1. What are your thoughts on reinstating student resource officers in our schools?
As part of the work to prepare the bond request and Student Success Act, we engaged repeatedly with hundreds of parents, community members, staff and students through surveys, forums, work sessions, and planning groups. During this process, the district asked open-ended questions in order to determine where our community thought our district excelling and where we needed to improve. I believe that it provided a roadmap for where our community wanted our schools to be in 5-10 years. As a result of this work, we heard about the desire to reduce class sizes, reduce crowding, increase mental health services, expand career/technical education, increase student achievement and closing the achievement gap. This work guided our investments for the bond and Student Success Act. As part of the bond, we made capital improvements to our buildings to address safety/security but we did not hear about issues that could best be solved by increasing the FTE of the SRO program.
2. Share with us your thoughts on diversity, equity and inclusion in the schools. How are students impacted and what can be done to allow all students to learn and thrive in school?
This is a big topic for a short Q&A format but I will share a few thoughts knowing that it is a much larger discussion that deserves more than ‘sound bite’ answers. In general, I believe considering these attributes when making decisions benefits everyone. After having these discussions, even if there were no adjustments to the initial plan, I think just having the conversation provides more assurance that you are providing the best solution for all kids as you move forward. I would also want all students to be comfortable with their genuine selfs and be accepting of those around them even when they may have differing viewpoints or options. When you have confidence in yourself and compassion/tolerance for those around you, everyone benefits. Lastly, because we are a high achieving district, it can be easy to overlook gaps in achievement when you only look at the aggregate. As a district, we should always consider our Equity Lens when making decisions to ensure that all students thrive.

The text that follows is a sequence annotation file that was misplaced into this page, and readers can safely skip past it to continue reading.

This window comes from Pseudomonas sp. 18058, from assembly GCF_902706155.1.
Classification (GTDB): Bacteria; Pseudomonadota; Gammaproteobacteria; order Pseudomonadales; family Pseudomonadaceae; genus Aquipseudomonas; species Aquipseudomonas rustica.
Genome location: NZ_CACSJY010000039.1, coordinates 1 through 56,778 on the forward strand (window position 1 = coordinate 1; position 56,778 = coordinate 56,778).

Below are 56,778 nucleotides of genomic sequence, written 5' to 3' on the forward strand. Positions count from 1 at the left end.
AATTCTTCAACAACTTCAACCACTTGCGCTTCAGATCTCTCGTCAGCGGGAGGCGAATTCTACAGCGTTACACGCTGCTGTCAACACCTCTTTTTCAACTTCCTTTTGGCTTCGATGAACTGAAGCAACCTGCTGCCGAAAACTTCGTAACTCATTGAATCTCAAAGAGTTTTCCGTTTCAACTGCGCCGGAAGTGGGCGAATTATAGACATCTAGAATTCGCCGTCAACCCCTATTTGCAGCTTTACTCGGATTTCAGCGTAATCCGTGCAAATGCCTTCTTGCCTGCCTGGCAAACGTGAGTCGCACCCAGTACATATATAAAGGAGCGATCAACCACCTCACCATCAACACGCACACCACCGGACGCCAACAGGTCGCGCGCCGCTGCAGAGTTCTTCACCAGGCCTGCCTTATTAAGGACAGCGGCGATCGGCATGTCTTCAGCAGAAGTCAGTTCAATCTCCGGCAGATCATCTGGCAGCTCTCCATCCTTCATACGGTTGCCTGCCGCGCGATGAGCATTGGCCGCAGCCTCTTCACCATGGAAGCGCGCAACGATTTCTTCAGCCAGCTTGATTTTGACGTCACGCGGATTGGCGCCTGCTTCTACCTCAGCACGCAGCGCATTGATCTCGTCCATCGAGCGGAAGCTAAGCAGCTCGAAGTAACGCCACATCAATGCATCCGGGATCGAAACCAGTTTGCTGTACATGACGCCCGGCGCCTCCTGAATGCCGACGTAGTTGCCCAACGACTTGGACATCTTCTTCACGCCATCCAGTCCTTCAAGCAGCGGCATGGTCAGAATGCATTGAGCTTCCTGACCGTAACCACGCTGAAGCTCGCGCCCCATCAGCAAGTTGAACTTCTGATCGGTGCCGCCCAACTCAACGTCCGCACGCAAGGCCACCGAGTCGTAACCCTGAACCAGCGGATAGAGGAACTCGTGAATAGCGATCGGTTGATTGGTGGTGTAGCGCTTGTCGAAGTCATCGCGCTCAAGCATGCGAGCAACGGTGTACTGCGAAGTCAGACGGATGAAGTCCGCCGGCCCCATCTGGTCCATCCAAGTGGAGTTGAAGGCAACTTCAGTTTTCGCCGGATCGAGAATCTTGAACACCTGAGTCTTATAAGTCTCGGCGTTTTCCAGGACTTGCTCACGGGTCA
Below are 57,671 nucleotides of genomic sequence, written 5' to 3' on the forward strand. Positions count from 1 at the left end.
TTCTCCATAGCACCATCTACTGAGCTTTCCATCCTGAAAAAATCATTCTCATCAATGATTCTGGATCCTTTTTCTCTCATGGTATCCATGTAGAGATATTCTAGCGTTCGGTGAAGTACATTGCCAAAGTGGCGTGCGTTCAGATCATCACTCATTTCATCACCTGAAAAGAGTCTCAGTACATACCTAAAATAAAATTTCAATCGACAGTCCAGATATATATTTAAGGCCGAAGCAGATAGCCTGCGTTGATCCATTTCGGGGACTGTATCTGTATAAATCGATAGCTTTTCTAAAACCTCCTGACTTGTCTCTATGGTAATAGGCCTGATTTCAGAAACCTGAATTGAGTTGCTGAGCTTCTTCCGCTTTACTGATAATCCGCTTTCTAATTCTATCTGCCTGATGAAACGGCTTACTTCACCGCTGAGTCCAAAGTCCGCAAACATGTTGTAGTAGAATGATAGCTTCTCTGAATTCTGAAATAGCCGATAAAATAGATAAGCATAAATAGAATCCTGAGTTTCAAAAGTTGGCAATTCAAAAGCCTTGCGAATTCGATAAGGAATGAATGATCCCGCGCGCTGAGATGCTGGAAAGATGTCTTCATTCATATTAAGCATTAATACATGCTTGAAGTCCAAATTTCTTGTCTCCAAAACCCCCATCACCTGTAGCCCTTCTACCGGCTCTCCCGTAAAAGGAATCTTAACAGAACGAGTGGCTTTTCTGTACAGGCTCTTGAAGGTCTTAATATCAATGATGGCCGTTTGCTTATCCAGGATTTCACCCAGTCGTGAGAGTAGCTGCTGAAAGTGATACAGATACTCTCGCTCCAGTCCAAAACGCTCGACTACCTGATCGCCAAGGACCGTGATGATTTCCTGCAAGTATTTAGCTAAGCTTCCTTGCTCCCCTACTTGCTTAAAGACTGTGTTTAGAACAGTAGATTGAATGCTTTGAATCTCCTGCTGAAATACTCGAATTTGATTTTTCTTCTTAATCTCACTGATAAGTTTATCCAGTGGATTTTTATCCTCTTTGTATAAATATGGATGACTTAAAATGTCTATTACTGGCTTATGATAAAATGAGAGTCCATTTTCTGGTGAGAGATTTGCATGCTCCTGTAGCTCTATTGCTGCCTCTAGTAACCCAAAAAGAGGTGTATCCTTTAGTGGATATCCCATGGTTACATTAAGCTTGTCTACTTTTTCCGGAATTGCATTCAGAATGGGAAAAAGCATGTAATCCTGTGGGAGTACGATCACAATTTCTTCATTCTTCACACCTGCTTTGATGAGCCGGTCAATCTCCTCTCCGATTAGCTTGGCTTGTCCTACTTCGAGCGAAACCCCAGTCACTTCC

3. How and to what extent should religious and political expression be allowed in schools?
Sherwood School District is a public K-12 school system and not affiliated with any religious organization or political movement.
4. What changes, if any, would you make to the current curriculum and why?
By law, Oregon school districts have to evaluate updating curriculum on major subjects on a staggered 7 year cycle. During this process, it takes substantial effort to evaluate materials, pilot key sections, align standards, purchase materials, train staff and evaluate the results. As a result, Sherwood has always been very focused and purposeful when considering curriculum updates as evident from our stellar academic outcomes. During this process, we have multiple communications to families about the need for the change, process timelines, forums, feedback, and sharing results. In the last cycle for Reading and Math, we made significant investments in materials/methodologies and saw significant increases in student outcomes across the district.
In general, I believe our curriculum is focusing on critical thinking skills, problem solving, group collaboration and engaging material across all subjects which allows our students to develop the required skillsets of life-long learners.